Choose at least one lesson you have learned while reading the story. Explain fully, citing specific examples from the text.
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Probably the most significant is that information in any form is not to be trusted without verification. The most significant text illustrating this is the famous who controls the present controls the past, who controls the past controls the future. In 1984, when the "facts" of the past don't support the wishes/positions of the present authorities, they just change it. If years ago they had promised to deliver 50 ounces of chocolate to everyone a month, but have only been able to deliver 30, they simply rewrite the past, indicated that they promised 25 ounces and then brag how they have been able to exceed their goal ... how wonderful they are! Since the past is infinitely malleable, they can make it a tool for creating their vision of the future.
This is most significant because it's going on now ... and probably always has gone on. We get our information from sources that tell us what they want us to know. All information is "editorialized" --- at least insofar as choices are made about what we are told and what we are not. It's almost impossible to know what is "real" --- with all the information available on the internet, who knows what to believe? Be vigilant!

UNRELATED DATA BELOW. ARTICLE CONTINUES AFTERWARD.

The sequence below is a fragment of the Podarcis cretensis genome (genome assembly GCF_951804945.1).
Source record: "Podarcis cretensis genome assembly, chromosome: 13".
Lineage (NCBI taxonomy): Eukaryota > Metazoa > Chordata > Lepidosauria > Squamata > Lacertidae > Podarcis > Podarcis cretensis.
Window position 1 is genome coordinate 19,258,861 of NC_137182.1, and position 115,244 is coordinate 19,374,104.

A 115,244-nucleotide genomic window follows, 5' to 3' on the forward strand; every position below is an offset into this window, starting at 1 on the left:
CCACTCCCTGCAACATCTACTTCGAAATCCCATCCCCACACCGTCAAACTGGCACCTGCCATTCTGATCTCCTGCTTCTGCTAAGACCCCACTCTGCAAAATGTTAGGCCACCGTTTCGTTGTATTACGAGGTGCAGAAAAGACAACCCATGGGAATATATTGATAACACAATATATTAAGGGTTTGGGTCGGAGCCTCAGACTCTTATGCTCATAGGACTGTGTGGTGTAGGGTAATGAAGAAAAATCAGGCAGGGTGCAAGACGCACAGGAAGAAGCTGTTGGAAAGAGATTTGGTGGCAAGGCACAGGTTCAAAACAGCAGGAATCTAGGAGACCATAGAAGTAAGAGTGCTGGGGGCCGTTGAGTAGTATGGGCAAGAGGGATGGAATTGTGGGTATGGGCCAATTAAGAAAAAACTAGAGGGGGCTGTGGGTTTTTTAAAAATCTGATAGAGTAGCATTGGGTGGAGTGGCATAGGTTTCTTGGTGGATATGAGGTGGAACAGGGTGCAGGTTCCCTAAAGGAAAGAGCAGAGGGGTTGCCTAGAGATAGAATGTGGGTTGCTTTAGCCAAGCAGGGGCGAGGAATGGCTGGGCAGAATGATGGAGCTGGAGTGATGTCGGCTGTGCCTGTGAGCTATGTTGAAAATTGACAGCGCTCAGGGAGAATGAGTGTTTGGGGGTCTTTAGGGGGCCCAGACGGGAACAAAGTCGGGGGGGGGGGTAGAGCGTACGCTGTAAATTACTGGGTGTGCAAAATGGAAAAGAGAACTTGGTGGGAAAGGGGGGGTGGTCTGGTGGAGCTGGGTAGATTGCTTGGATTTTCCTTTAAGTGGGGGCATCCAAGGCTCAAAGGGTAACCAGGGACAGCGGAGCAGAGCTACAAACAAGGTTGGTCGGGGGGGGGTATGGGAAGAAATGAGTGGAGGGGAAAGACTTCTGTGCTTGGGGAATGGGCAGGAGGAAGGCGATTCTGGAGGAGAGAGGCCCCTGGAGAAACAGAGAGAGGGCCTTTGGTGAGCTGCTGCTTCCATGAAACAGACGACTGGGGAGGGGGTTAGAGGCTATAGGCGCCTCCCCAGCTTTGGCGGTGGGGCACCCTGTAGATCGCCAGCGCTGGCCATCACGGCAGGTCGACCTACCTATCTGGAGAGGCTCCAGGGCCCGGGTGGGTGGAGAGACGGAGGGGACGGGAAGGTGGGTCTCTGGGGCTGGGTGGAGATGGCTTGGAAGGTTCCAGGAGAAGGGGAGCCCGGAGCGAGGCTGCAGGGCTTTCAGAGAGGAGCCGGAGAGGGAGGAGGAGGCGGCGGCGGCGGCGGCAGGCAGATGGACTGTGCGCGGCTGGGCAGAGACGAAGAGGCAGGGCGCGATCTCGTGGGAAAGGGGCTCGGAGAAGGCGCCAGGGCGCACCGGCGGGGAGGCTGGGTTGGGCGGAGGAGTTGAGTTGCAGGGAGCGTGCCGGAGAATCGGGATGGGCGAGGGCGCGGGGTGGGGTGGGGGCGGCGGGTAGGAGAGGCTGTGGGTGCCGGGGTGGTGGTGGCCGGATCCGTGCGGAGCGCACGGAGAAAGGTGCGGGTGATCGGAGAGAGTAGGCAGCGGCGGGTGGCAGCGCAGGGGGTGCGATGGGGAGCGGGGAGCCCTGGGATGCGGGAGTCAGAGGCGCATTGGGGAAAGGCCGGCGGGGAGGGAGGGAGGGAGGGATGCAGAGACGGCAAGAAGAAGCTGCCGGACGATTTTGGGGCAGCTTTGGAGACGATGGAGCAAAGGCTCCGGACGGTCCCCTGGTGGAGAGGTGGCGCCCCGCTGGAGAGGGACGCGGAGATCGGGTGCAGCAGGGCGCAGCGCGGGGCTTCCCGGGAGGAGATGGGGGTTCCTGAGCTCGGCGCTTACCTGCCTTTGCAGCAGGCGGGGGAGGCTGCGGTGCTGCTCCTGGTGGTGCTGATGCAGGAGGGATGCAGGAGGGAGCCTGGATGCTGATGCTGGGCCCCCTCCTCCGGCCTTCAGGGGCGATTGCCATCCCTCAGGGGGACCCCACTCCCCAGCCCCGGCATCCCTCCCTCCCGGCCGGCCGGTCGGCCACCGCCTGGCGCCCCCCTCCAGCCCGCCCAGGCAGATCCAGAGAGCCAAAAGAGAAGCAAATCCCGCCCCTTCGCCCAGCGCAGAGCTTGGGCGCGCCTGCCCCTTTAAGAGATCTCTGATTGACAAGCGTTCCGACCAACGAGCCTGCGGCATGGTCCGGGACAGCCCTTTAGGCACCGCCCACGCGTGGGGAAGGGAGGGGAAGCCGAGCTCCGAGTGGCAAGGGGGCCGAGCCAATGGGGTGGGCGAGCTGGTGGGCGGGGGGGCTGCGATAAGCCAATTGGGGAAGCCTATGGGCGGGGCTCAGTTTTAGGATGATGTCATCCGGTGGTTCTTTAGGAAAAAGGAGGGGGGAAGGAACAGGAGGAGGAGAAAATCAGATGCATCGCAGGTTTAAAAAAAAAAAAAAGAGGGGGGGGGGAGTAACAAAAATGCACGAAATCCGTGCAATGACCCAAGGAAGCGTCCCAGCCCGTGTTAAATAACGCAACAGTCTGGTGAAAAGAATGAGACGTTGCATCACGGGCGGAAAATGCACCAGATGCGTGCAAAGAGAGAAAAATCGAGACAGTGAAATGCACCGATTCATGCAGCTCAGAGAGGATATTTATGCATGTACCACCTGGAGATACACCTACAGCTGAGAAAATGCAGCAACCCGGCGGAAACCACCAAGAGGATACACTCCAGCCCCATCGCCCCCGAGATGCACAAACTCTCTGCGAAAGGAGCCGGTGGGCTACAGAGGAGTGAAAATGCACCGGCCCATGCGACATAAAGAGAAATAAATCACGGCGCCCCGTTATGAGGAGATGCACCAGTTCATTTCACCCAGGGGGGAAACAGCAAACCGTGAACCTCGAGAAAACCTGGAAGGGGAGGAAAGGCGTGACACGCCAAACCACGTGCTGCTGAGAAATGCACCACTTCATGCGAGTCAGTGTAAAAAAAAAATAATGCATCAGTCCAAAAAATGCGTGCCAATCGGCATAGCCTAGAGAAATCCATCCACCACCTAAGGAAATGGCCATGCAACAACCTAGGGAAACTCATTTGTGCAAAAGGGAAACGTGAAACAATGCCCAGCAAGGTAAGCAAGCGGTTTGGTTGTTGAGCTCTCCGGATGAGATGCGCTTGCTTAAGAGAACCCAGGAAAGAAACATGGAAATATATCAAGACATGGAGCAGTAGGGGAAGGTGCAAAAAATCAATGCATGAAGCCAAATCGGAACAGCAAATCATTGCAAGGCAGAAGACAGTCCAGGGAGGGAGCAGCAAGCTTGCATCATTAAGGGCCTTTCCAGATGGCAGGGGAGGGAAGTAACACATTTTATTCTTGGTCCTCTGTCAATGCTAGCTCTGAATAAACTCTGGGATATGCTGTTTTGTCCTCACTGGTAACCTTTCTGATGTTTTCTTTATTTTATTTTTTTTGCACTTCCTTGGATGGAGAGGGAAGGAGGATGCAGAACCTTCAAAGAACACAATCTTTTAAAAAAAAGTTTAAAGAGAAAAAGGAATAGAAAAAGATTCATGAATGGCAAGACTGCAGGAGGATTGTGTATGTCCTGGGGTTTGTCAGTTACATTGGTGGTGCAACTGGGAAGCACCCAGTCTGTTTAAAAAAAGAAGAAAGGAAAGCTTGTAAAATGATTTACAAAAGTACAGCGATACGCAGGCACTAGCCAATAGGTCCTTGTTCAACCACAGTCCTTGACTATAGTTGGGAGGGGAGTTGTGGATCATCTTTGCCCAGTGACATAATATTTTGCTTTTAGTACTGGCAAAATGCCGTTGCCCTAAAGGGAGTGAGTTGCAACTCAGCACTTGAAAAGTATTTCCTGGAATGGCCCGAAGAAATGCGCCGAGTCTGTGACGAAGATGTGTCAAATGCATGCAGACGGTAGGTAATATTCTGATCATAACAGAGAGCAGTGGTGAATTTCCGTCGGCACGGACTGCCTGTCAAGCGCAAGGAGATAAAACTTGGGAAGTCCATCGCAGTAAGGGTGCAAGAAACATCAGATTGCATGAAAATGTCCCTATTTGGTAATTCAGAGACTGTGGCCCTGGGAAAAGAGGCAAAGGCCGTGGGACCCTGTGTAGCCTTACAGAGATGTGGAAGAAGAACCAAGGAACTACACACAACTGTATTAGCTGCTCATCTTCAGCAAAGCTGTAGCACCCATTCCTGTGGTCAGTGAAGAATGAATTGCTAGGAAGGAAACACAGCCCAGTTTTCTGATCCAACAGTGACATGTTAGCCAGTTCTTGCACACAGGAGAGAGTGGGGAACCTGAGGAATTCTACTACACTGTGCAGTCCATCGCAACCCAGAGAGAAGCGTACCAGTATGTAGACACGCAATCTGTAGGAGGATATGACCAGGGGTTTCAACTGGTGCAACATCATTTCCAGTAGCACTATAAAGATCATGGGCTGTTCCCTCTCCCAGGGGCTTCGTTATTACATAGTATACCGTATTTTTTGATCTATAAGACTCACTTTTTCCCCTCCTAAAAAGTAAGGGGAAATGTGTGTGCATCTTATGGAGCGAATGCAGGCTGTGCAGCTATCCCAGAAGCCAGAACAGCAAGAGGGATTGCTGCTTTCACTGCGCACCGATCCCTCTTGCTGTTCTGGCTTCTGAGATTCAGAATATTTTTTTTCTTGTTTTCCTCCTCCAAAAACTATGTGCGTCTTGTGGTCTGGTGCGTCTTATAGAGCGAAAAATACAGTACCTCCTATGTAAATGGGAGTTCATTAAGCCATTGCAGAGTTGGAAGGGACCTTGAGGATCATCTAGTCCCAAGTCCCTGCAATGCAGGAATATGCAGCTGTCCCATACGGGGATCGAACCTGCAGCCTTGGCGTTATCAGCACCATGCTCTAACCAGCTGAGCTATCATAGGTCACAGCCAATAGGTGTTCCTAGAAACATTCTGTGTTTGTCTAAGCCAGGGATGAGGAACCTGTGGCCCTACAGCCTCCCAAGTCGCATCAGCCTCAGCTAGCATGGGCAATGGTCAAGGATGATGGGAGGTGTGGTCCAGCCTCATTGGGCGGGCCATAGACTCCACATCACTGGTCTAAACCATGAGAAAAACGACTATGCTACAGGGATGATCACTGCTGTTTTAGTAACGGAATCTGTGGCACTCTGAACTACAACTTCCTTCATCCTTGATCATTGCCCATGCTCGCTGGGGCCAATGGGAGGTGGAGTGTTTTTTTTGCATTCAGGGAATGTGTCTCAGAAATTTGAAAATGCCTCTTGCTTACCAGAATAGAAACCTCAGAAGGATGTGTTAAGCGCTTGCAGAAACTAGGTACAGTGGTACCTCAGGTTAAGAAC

The lesson people generally come away with is don't trust the government. If you want something more sophisticated, I would say the lesson is that we should not be so quick to give up rights to privacy in order for more security, because once a right is given up it is almost impossible to take back.
Individuals should understand that statements made in the press at large are made for a reason, sometimes, and do not represent a firm, certain, absolute truth. This is one, rather paranoiac lesson to take away from 1984.
Another lesson might be that one person's truth might lead him/her to disagree with the community, but that doesn't make his/her truth less true.
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